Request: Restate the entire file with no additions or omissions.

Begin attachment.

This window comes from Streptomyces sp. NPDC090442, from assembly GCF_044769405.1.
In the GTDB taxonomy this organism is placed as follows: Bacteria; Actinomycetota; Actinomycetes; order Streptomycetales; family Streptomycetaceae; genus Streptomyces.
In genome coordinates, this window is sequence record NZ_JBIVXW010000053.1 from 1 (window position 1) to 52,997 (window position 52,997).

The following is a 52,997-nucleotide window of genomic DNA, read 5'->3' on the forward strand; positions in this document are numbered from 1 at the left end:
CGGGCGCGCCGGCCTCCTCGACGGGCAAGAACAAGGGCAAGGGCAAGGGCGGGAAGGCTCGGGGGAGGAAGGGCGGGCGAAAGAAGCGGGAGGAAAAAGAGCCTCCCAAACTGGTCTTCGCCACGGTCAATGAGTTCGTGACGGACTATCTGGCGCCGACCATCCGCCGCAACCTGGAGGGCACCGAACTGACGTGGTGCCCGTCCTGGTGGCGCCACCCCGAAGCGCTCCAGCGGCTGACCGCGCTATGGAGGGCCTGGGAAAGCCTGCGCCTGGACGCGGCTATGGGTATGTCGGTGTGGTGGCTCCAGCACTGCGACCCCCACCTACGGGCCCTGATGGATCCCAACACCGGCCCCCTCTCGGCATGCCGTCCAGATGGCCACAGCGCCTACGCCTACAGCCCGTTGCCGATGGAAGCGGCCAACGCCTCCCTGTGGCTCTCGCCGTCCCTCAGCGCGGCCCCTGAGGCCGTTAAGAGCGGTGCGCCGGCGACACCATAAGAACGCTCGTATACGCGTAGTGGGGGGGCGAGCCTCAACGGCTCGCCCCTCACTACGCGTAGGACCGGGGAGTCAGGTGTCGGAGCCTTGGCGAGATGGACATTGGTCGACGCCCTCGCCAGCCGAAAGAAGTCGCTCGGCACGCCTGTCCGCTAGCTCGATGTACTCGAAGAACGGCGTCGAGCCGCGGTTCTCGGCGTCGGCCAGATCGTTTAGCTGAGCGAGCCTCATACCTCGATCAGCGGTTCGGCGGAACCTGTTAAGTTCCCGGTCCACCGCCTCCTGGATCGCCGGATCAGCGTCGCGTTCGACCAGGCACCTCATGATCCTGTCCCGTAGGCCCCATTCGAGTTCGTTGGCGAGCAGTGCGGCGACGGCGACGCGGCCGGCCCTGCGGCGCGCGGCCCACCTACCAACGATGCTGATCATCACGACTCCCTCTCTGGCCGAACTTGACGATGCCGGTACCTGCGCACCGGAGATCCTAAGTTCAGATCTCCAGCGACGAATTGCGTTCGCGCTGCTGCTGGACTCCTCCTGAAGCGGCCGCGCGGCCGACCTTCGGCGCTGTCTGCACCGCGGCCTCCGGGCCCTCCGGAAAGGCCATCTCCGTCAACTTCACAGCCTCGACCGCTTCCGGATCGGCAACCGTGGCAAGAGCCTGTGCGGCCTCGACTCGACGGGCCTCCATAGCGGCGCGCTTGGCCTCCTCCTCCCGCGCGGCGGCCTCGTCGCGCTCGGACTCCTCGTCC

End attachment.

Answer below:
This window comes from Streptomyces sp. NPDC090442, from assembly GCF_044769405.1.
In the GTDB taxonomy this organism is placed as follows: Bacteria; Actinomycetota; Actinomycetes; order Streptomycetales; family Streptomycetaceae; genus Streptomyces.
In genome coordinates, this window is sequence record NZ_JBIVXW010000053.1 from 1 (window position 1) to 52,997 (window position 52,997).

The following is a 52,997-nucleotide window of genomic DNA, read 5'->3' on the forward strand; positions in this document are numbered from 1 at the left end:
CGGGCGCGCCGGCCTCCTCGACGGGCAAGAACAAGGGCAAGGGCAAGGGCGGGAAGGCTCGGGGGAGGAAGGGCGGGCGAAAGAAGCGGGAGGAAAAAGAGCCTCCCAAACTGGTCTTCGCCACGGTCAATGAGTTCGTGACGGACTATCTGGCGCCGACCATCCGCCGCAACCTGGAGGGCACCGAACTGACGTGGTGCCCGTCCTGGTGGCGCCACCCCGAAGCGCTCCAGCGGCTGACCGCGCTATGGAGGGCCTGGGAAAGCCTGCGCCTGGACGCGGCTATGGGTATGTCGGTGTGGTGGCTCCAGCACTGCGACCCCCACCTACGGGCCCTGATGGATCCCAACACCGGCCCCCTCTCGGCATGCCGTCCAGATGGCCACAGCGCCTACGCCTACAGCCCGTTGCCGATGGAAGCGGCCAACGCCTCCCTGTGGCTCTCGCCGTCCCTCAGCGCGGCCCCTGAGGCCGTTAAGAGCGGTGCGCCGGCGACACCATAAGAACGCTCGTATACGCGTAGTGGGGGGGCGAGCCTCAACGGCTCGCCCCTCACTACGCGTAGGACCGGGGAGTCAGGTGTCGGAGCCTTGGCGAGATGGACATTGGTCGACGCCCTCGCCAGCCGAAAGAAGTCGCTCGGCACGCCTGTCCGCTAGCTCGATGTACTCGAAGAACGGCGTCGAGCCGCGGTTCTCGGCGTCGGCCAGATCGTTTAGCTGAGCGAGCCTCATACCTCGATCAGCGGTTCGGCGGAACCTGTTAAGTTCCCGGTCCACCGCCTCCTGGATCGCCGGATCAGCGTCGCGTTCGACCAGGCACCTCATGATCCTGTCCCGTAGGCCCCATTCGAGTTCGTTGGCGAGCAGTGCGGCGACGGCGACGCGGCCGGCCCTGCGGCGCGCGGCCCACCTACCAACGATGCTGATCATCACGACTCCCTCTCTGGCCGAACTTGACGATGCCGGTACCTGCGCACCGGAGATCCTAAGTTCAGATCTCCAGCGACGAATTGCGTTCGCGCTGCTGCTGGACTCCTCCTGAAGCGGCCGCGCGGCCGACCTTCGGCGCTGTCTGCACCGCGGCCTCCGGGCCCTCCGGAAAGGCCATCTCCGTCAACTTCACAGCCTCGACCGCTTCCGGATCGGCAACCGTGGCAAGAGCCTGTGCGGCCTCGACTCGACGGGCCTCCATAGCGGCGCGCTTGGCCTCCTCCTCCCGCGCGGCGGCCTCGTCGCGCTCGGACTCCTCGTCC